As a more drastic option, courts may order the sale of the business and divide the sale proceeds between the spouses. However, courts rarely issue such orders, usually in cases where the owner spouse owns 100 percent of the business and cannot feasibly divide their ownership interest or compensate their spouse for the value of their interest from other assets. 

Finally, a court may order spouses who both hold ownership interests in a business to continue joint ownership. However, courts usually pursue this option if spouses can work together amicably and indicate they wish to continue operating the business together. 

How Is an LLC Treated in a Divorce in Texas?

Although most legal professionals consider an LLC a combination of the best features of corporations and partnerships, the law treats LLCs as legal entities separate and distinct from their owners. As a result, any property owned by an LLC does not become community property of the married members of the LLC. However, the law may treat a married member’s ownership interest as a marital asset subject to community property division.

When an LLC member’s interest gets divided in divorce, Texas law states that the member’s ex-spouse becomes an “assignee” of the member’s interest. An assignee of an LLC membership interest does not have the right to participate in the management of the LLC, to become a full member of the LLC, or to exercise any other rights of a member except for the right to receive income, gains, losses, deductions, or credits distributed to the LLC’s members. However, in furtherance of this right to distributions, an assignee also has the right to undertake reasonable inspection of an LLC’s books and financial records.  

The Process of Dividing a Business in a Divorce

Splitting a business between a couple in divorce or dividing a spouse’s business interests may occur through one of several different processes. First, a couple may have a pre- or post-nuptial agreement that describes how any business interests get divided in divorce. In a divorce proceeding, the court will review the couple’s agreement to ensure its validity and enforceability before enforcing it and dividing business interests according to the agreement terms. Alternatively, a divorcing couple may negotiate a property or divorce settlement agreement that splits business interests.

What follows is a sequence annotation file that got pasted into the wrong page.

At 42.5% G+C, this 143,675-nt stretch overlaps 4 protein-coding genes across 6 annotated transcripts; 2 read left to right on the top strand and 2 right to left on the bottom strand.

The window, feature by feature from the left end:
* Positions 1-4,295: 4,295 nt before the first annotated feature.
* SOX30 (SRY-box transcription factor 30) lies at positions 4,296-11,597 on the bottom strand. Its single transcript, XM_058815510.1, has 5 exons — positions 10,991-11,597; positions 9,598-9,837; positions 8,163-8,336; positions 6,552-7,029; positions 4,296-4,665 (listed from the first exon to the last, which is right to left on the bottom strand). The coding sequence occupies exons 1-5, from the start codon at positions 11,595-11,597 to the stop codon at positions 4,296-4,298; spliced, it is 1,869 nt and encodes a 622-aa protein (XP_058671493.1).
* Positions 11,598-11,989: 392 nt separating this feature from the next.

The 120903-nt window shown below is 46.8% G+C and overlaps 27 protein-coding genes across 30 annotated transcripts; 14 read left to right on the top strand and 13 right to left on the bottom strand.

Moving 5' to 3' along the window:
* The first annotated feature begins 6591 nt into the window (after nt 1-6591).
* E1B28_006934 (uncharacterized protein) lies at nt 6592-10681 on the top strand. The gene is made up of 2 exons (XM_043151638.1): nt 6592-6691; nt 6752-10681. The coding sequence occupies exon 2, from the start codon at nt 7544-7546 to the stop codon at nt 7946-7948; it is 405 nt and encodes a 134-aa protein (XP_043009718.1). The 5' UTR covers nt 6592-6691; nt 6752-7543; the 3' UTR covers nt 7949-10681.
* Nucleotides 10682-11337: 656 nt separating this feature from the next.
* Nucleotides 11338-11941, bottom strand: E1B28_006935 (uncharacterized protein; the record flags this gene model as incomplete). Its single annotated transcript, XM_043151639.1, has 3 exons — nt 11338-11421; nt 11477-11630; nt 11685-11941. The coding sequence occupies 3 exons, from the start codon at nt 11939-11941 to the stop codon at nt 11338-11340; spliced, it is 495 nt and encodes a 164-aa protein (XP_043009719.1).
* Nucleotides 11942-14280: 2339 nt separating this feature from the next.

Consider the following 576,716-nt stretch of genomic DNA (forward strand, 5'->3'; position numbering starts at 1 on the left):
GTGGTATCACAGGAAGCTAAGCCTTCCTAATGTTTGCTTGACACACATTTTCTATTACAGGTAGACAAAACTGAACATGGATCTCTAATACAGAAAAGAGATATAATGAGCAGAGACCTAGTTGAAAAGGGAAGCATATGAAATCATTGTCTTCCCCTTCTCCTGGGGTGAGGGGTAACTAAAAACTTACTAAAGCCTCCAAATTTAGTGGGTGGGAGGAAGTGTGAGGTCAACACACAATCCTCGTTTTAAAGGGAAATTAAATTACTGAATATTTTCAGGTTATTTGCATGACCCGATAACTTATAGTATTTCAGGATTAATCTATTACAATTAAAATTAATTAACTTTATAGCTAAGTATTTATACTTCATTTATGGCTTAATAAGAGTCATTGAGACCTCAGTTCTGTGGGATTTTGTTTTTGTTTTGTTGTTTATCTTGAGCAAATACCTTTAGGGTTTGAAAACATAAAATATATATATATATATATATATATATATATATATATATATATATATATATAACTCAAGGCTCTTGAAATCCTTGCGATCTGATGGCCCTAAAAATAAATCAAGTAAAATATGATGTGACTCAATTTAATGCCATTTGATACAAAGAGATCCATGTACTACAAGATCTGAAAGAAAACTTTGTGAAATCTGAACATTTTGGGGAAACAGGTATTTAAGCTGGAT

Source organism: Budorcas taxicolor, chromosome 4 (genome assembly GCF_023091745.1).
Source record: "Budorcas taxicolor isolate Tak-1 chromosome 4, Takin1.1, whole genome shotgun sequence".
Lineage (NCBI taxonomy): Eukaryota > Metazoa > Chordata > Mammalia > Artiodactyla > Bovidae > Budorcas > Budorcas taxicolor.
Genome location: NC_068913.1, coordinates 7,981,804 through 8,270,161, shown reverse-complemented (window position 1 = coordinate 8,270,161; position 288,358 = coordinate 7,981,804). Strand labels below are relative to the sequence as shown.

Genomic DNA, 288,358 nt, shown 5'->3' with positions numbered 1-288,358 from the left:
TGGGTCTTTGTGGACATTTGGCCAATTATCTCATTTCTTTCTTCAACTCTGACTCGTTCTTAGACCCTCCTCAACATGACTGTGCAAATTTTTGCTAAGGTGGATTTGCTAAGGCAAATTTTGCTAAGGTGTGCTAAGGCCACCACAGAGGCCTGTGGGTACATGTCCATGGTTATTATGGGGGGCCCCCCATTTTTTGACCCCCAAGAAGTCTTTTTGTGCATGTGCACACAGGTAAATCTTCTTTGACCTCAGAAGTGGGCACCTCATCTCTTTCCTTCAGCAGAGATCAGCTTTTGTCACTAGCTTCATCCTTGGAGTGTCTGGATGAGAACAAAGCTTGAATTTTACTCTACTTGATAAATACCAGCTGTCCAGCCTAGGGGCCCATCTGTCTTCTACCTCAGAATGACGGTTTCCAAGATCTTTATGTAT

However, when a couple leaves dividing business interests to the court, the court must first determine whether a spouse’s business interest qualifies as marital property or what portion of the value of the interest qualifies. Spouses and the court will rely on financial experts to help calculate the value of an ownership interest and determine what portion of a spouse’s ownership interest qualifies as marital property. The court will then review other circumstances, such as the total value of the community property estate and the business’s operating/shareholder agreements or bylaws, to determine the best method for dividing the business interest under community property law. 

Contact Balekian Hayes, PLLC, for Experienced Legal Guidance

When you and your spouse own a business, you need seasoned advice and advocacy to help you divide your business interests in divorce. Contact Balekian Hayes, PLLC, today for an initial consultation to discuss your legal options with a knowledgeable Texas high-asset divorce attorney.